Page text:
The organisation released two global surveys in phase one of the project
The International Bar Association (IBA) has kicked off its new global project focusing on mental health in the legal profession in light of the COVID-19 pandemic.
Phase one has begun with the launch of two international surveys, aimed at both individual practitioners and firms/legal institutions such as bar associations, law societies and in-house legal departments. The surveys were developed with the help of consultancy firm Acritas, and a number of items focus on how the pandemic has affected mental health in the industry.
The IBA said that through the survey findings, it hopes to gain knowledge on the following:
- the pressing mental health concerns of legal professionals
- the support they can expect to receive from their workplaces
- how the wellbeing of lawyers and other stakeholders in the legal profession are affected by their work and working environments
- identifying problems that each might have faced in getting the help they needed
- what law firms, bars and law societies should be doing to support those in distress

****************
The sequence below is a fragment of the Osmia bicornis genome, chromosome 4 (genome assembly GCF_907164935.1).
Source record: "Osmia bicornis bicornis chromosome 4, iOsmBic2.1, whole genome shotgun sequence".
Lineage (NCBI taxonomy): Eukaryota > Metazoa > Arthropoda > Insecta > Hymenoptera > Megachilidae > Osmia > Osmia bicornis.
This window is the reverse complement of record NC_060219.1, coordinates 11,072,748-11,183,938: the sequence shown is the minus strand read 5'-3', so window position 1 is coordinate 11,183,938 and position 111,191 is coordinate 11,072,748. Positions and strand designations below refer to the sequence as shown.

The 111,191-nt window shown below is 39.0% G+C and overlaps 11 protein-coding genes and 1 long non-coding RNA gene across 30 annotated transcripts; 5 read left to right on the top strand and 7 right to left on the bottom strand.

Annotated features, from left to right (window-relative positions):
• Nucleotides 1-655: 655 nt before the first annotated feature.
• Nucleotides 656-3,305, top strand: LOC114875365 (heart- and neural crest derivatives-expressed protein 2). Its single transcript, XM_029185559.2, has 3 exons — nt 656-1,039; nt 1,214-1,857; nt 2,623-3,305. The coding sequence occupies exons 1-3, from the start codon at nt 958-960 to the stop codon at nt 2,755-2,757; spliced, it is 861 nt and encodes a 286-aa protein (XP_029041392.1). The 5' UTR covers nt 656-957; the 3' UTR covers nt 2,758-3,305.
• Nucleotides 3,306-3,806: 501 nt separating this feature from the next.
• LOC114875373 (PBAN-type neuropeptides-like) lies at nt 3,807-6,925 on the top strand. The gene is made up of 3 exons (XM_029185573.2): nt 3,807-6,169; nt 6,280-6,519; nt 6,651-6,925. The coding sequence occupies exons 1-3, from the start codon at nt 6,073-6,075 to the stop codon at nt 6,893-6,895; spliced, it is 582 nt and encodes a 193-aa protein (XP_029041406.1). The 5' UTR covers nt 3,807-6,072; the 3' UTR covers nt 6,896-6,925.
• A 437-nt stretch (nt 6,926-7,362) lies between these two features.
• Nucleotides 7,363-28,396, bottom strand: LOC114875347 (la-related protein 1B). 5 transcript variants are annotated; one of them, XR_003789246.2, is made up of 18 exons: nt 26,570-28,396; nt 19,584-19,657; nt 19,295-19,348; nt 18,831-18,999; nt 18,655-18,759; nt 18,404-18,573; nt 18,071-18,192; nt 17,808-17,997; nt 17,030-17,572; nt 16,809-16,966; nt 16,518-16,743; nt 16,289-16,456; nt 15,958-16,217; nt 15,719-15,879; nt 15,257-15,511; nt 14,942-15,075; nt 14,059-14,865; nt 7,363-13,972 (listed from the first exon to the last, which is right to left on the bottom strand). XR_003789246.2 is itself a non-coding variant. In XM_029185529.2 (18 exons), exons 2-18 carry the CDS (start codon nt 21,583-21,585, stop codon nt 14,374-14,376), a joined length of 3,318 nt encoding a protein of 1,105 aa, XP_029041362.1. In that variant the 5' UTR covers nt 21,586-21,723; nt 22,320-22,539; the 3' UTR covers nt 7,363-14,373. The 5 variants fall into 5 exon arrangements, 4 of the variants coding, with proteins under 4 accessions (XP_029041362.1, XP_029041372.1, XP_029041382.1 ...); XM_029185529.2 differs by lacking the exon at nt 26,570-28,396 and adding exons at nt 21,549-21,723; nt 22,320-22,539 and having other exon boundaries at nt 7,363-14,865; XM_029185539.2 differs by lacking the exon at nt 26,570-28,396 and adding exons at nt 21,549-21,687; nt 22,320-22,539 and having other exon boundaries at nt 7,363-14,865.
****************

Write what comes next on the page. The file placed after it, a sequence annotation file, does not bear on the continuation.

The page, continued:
Addressing mental wellbeing in the profession is a priority for IBA President Horacio Bernardes Neto.
“The devastating effects of depression, stress, addiction and other such attacks on our mental health may have preceded the current crisis, but there is no question that COVID-19 has exacerbated their impact. Yet, just as the pandemic has posed challenges for our profession and ways of life, and in the process refocused our attention to this critical issue, so it also presents opportunities for us to change for the better in the future,” he told association members.
Neto has set up the IBA Wellbeing Taskforce, which the IBA said is “a precursor to establishing a permanent body within the IBA” that will continue to focus on mental health in the profession even past Neto’s term, which ends next year. The group will be headed by officers from the IBA Bar Issues Commission, and will be aided by the organisation’s legal policy and research unit.
The taskforce will discuss the survey results alongside both IBA representatives and mental health experts at the IBA 2020 – Virtually Together Conference set to take place in November.
“These studies will provide us with a vital global snapshot of our profession. I sincerely hope that they will lead not only to the sharing of best practice guides, but also to starting conversations in those parts of the world where mental wellbeing is not spoken about so openly, and lawyers perhaps find themselves suffering in silence,” Neto said.
The surveys are available in both English and Spanish, and are designed to be anonymous.